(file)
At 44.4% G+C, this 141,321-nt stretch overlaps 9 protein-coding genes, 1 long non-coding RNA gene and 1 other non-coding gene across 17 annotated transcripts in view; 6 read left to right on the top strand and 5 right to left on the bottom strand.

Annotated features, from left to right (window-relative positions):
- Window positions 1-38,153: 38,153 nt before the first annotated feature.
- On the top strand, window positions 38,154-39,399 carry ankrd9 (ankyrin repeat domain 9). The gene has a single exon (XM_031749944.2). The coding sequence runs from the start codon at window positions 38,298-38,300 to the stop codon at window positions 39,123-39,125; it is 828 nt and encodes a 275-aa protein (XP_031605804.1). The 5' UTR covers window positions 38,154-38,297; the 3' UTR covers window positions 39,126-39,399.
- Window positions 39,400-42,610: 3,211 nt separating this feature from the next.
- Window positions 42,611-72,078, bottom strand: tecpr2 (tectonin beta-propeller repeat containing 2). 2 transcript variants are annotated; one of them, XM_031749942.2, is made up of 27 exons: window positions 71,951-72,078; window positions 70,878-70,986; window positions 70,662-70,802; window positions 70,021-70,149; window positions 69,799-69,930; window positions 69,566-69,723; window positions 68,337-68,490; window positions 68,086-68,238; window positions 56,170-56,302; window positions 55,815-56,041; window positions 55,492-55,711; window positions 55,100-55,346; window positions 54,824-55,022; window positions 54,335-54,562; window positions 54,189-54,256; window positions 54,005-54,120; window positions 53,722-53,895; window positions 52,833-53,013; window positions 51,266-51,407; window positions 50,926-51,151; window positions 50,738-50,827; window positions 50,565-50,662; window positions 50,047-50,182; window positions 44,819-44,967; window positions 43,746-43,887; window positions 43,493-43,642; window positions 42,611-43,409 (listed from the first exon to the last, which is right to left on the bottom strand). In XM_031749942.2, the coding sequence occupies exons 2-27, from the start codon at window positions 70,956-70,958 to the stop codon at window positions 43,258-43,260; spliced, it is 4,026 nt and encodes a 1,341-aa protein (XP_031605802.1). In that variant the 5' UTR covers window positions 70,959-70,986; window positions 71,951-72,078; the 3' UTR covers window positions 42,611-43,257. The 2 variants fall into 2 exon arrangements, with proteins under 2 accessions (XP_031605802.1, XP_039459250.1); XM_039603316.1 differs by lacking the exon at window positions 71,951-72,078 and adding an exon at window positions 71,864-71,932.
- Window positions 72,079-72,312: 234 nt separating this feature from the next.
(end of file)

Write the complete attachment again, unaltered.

At 44.4% G+C, this 141,321-nt stretch overlaps 9 protein-coding genes, 1 long non-coding RNA gene and 1 other non-coding gene across 17 annotated transcripts in view; 6 read left to right on the top strand and 5 right to left on the bottom strand.

Annotated features, from left to right (window-relative positions):
- Window positions 1-38,153: 38,153 nt before the first annotated feature.
- On the top strand, window positions 38,154-39,399 carry ankrd9 (ankyrin repeat domain 9). The gene has a single exon (XM_031749944.2). The coding sequence runs from the start codon at window positions 38,298-38,300 to the stop codon at window positions 39,123-39,125; it is 828 nt and encodes a 275-aa protein (XP_031605804.1). The 5' UTR covers window positions 38,154-38,297; the 3' UTR covers window positions 39,126-39,399.
- Window positions 39,400-42,610: 3,211 nt separating this feature from the next.
- Window positions 42,611-72,078, bottom strand: tecpr2 (tectonin beta-propeller repeat containing 2). 2 transcript variants are annotated; one of them, XM_031749942.2, is made up of 27 exons: window positions 71,951-72,078; window positions 70,878-70,986; window positions 70,662-70,802; window positions 70,021-70,149; window positions 69,799-69,930; window positions 69,566-69,723; window positions 68,337-68,490; window positions 68,086-68,238; window positions 56,170-56,302; window positions 55,815-56,041; window positions 55,492-55,711; window positions 55,100-55,346; window positions 54,824-55,022; window positions 54,335-54,562; window positions 54,189-54,256; window positions 54,005-54,120; window positions 53,722-53,895; window positions 52,833-53,013; window positions 51,266-51,407; window positions 50,926-51,151; window positions 50,738-50,827; window positions 50,565-50,662; window positions 50,047-50,182; window positions 44,819-44,967; window positions 43,746-43,887; window positions 43,493-43,642; window positions 42,611-43,409 (listed from the first exon to the last, which is right to left on the bottom strand). In XM_031749942.2, the coding sequence occupies exons 2-27, from the start codon at window positions 70,956-70,958 to the stop codon at window positions 43,258-43,260; spliced, it is 4,026 nt and encodes a 1,341-aa protein (XP_031605802.1). In that variant the 5' UTR covers window positions 70,959-70,986; window positions 71,951-72,078; the 3' UTR covers window positions 42,611-43,257. The 2 variants fall into 2 exon arrangements, with proteins under 2 accessions (XP_031605802.1, XP_039459250.1); XM_039603316.1 differs by lacking the exon at window positions 71,951-72,078 and adding an exon at window positions 71,864-71,932.
- Window positions 72,079-72,312: 234 nt separating this feature from the next.